CURWOOD: I'm so sorry. It's just so horrible.

BOLT: Yeah, it's just one of those situations you find yourself in and it's surreal, like it's not happening to you, you're just watching a TV show in your head that must be all that it is, and the next day it was time for me to drive home back to California and I just ... I was in shock, literally in shock and shame and I didn't know what to do. Like I knew that it was wrong and I knew that I needed to do something about it and report it, but then all the thoughts in your mind of what's going to happen to you in the agency and in the fire service, what will rip your career apart. You know, when I show up to a fire, I show up and people look at me and go “There's Abby, that's that division supervisor we had on that fire where we saved all those homes.” And after you report something like this you show up to a fire and now “There's Abby, she's that gal that was in that rape trial that ruined that firefighter's life.” It becomes your identity, and we had a team of like 56 people there, and once I reported it, an investigation would have shot through the roof. Everybody...that whole team would have been stood down for fire assignments and they would have been questioned and it would have brought so much darkness to so many good people. I didn't want everybody else to have to pay for what I went through.

Ms. Bolt and two other U.S. Forest Service fire officials consult maps while commanding a firefighting operation in California. (Photo: courtesy of Abby Bolt)

So, on my way home driving back to California, my best friend ever since we were little is with the police department here and I reached out to her just in tears and I told her I didn't know what to do, and of course she was pleading with me to report it and told me that I had to, and I explained to her all the reasons and she know how it works in her department, what it would feel like for her. And because imagine the investigation, it's not just a police investigation. We're talking federal, all the agencies, it would have been a mess in different states, and I've seen how our agency doesn't do very well on things that are much less than that. How would they have treated that? How would they have treated me? How could I have trusted them? So I told her and she convinced me to come down and at least do the police report. And I met with the SVU detective and we went through all of it, and I went to the hospital and I did the rape kit to make sure that all the evidence was captured. But I just – I couldn't bring myself to actually tell the agency because I just … I knew it would ruin everything, and it would be easier if I could if I just kept moving forward.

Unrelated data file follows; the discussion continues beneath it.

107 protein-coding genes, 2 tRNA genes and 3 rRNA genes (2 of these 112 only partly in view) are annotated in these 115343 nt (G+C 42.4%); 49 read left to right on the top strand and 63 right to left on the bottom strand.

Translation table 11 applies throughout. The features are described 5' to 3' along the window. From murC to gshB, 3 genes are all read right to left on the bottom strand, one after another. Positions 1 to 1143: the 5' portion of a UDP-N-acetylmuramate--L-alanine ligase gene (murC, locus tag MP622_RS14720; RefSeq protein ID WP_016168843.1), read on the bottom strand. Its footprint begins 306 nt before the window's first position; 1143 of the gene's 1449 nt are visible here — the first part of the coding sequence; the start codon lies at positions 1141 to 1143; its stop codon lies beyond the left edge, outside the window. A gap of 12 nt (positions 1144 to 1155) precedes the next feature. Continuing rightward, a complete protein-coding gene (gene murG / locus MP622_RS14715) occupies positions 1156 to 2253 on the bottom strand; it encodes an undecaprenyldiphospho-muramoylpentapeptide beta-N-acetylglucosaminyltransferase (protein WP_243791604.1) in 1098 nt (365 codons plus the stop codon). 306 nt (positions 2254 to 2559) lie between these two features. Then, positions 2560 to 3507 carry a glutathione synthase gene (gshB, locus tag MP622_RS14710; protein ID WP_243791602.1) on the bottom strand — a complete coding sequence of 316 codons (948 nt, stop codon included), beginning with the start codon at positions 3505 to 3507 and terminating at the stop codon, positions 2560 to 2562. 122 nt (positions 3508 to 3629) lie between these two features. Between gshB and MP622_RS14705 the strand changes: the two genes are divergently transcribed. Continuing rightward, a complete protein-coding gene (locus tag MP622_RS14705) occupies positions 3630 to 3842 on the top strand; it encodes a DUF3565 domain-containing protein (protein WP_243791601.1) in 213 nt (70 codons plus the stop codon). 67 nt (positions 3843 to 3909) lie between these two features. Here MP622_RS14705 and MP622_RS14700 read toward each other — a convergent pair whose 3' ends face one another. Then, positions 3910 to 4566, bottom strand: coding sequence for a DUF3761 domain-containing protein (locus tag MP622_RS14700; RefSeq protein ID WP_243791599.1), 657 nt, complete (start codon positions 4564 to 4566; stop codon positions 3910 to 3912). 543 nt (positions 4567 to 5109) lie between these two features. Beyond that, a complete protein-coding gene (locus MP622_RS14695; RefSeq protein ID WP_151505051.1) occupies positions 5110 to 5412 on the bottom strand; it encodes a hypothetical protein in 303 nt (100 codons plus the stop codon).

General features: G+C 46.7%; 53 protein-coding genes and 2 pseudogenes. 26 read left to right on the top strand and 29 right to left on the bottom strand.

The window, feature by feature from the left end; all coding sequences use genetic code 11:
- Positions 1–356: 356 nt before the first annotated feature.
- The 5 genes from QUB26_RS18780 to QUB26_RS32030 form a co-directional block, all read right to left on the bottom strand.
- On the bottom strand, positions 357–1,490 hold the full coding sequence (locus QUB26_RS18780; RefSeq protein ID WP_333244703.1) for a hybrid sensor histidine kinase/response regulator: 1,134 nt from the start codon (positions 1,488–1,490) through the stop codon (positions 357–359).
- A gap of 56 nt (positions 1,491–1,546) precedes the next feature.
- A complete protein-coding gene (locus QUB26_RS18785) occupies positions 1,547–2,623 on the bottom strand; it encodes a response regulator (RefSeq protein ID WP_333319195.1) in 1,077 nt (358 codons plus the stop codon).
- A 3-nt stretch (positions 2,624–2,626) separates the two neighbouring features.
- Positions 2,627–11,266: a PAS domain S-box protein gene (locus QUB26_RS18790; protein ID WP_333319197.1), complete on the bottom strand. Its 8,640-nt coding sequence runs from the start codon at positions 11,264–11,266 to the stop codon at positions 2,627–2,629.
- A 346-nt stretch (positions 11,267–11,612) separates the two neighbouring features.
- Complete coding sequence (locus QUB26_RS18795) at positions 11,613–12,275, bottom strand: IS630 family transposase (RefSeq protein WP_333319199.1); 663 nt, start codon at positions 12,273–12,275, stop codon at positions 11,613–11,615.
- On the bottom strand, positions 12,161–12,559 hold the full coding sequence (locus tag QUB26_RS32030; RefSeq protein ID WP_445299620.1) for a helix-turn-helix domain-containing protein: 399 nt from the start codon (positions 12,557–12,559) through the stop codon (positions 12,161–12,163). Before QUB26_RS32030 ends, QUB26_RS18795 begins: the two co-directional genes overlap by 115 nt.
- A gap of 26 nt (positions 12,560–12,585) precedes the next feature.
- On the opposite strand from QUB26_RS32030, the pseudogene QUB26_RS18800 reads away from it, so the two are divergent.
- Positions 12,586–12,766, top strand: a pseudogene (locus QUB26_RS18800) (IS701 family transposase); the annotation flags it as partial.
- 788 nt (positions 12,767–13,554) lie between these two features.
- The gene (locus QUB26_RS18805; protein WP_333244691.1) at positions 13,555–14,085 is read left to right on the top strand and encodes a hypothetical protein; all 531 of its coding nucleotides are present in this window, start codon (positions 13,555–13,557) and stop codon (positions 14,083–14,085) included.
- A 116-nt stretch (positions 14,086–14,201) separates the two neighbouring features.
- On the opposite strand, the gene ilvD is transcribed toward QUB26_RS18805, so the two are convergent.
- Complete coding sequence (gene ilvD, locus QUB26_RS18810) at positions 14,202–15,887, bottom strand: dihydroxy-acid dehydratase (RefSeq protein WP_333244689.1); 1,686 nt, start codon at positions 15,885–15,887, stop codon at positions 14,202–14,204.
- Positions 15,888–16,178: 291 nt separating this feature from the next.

CURWOOD: So you got the rape kit from the local police department where you were assaulted or back home or?

BOLT: Actually, back home where I live, and they ended up working with the police department where I was assaulted, and both of those detectives kept following up with me and they were pleading with me to press charges, and I just couldn't bring myself to do it. It was in the middle of the fire season. I was still traveling around fighting fire, and I just – I wanted to be known in the agency for my firefighting abilities not for that. Of course, now that's changed, but they kept telling me you've got to do something or this will happen again or maybe he's doing this to other women or ... you know and I was thinking about his family and his children that I knew that he had and I didn't want to ruin anybody else's life, but I instead of confiding and letting the police protect me or going through the judicial system which I just didn't trust at the time, I confided in a – in a friend on a hot shot crew that I was really good friends with and I knew that he knew my assaulter, or I knew that he knew who he was because they both lived in Arizona. He told me, “Abby don't worry we will watch out for you and you give us the word and we will take care of him and we will keep him away from you.” It's a bunch of brothers in this job, it's a bunch of big brothers that are just amazing and like their little sister, they made sure that I was protected and we would go to fires and if he would be around, they would - they would eat their meals with me, they would just keep an eye on me, and they did put him in check couple of times, and had to pull him aside and so they were my justice. It ended up being kind of a brotherly justice that I had and it felt like at least that was something that I did have to protect myself and not let that man know that it was known about and he was put in check. But then in 2013 that friend of mine and his entire crew except for one of them, they all died in a fire.